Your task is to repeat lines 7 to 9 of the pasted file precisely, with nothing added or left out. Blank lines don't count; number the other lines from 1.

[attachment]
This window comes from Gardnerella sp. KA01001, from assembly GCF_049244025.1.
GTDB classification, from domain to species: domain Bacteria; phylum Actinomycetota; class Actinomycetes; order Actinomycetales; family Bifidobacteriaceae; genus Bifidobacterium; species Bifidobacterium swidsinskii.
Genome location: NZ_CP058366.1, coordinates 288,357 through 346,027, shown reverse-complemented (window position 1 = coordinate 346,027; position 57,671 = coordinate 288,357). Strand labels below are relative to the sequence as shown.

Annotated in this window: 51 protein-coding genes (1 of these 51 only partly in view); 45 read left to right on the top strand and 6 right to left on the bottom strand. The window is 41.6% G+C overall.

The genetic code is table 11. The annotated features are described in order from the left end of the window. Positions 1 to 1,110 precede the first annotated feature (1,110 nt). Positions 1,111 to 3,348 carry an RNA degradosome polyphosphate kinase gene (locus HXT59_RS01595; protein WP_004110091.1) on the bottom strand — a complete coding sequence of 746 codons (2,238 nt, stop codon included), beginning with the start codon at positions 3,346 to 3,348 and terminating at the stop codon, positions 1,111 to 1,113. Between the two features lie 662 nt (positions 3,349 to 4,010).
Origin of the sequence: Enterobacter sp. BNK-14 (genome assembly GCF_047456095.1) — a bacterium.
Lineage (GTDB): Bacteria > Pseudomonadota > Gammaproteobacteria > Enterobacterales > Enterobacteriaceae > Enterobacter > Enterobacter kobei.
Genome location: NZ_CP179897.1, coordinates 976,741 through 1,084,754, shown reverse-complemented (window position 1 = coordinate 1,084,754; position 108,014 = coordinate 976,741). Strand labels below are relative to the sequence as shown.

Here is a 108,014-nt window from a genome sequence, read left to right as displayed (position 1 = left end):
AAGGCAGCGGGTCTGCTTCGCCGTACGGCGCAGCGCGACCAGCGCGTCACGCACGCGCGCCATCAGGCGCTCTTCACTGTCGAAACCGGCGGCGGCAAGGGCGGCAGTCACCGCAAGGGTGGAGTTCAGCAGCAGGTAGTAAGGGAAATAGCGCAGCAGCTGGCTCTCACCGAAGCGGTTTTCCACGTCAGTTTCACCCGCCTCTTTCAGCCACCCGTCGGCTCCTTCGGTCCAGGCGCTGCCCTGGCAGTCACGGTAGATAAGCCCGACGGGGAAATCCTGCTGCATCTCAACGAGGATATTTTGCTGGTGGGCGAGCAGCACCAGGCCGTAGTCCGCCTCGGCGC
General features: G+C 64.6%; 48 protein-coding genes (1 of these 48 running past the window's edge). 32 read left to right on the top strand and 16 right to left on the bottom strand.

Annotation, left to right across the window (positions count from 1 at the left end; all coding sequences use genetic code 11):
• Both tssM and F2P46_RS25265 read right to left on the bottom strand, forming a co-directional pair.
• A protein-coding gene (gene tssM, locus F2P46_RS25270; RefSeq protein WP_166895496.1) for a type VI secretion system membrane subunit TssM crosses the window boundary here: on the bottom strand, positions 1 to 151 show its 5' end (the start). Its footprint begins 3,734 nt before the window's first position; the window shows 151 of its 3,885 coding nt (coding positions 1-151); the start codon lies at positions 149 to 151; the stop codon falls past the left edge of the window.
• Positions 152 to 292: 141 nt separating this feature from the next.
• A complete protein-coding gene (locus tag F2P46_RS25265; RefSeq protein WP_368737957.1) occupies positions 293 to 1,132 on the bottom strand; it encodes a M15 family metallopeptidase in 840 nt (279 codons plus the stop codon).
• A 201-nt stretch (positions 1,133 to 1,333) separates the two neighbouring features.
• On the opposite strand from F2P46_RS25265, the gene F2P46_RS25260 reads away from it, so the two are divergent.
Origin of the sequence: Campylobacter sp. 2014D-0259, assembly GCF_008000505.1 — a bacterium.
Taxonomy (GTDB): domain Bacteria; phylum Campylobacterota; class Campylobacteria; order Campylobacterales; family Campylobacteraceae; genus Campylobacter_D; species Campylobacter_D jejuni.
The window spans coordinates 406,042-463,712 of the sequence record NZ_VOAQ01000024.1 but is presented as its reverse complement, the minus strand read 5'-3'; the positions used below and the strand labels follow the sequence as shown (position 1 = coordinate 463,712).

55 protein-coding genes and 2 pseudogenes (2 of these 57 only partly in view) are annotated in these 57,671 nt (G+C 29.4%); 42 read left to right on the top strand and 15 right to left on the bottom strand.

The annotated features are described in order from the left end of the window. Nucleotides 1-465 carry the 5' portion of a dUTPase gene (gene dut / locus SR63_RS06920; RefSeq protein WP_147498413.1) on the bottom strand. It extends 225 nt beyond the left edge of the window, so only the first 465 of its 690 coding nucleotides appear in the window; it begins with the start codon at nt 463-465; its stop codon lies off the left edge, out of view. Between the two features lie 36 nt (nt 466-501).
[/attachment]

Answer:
Lineage (GTDB): Bacteria > Pseudomonadota > Gammaproteobacteria > Enterobacterales > Enterobacteriaceae > Enterobacter > Enterobacter kobei.
Genome location: NZ_CP179897.1, coordinates 976,741 through 1,084,754, shown reverse-complemented (window position 1 = coordinate 1,084,754; position 108,014 = coordinate 976,741). Strand labels below are relative to the sequence as shown.

Here is a 108,014-nt window from a genome sequence, read left to right as displayed (position 1 = left end):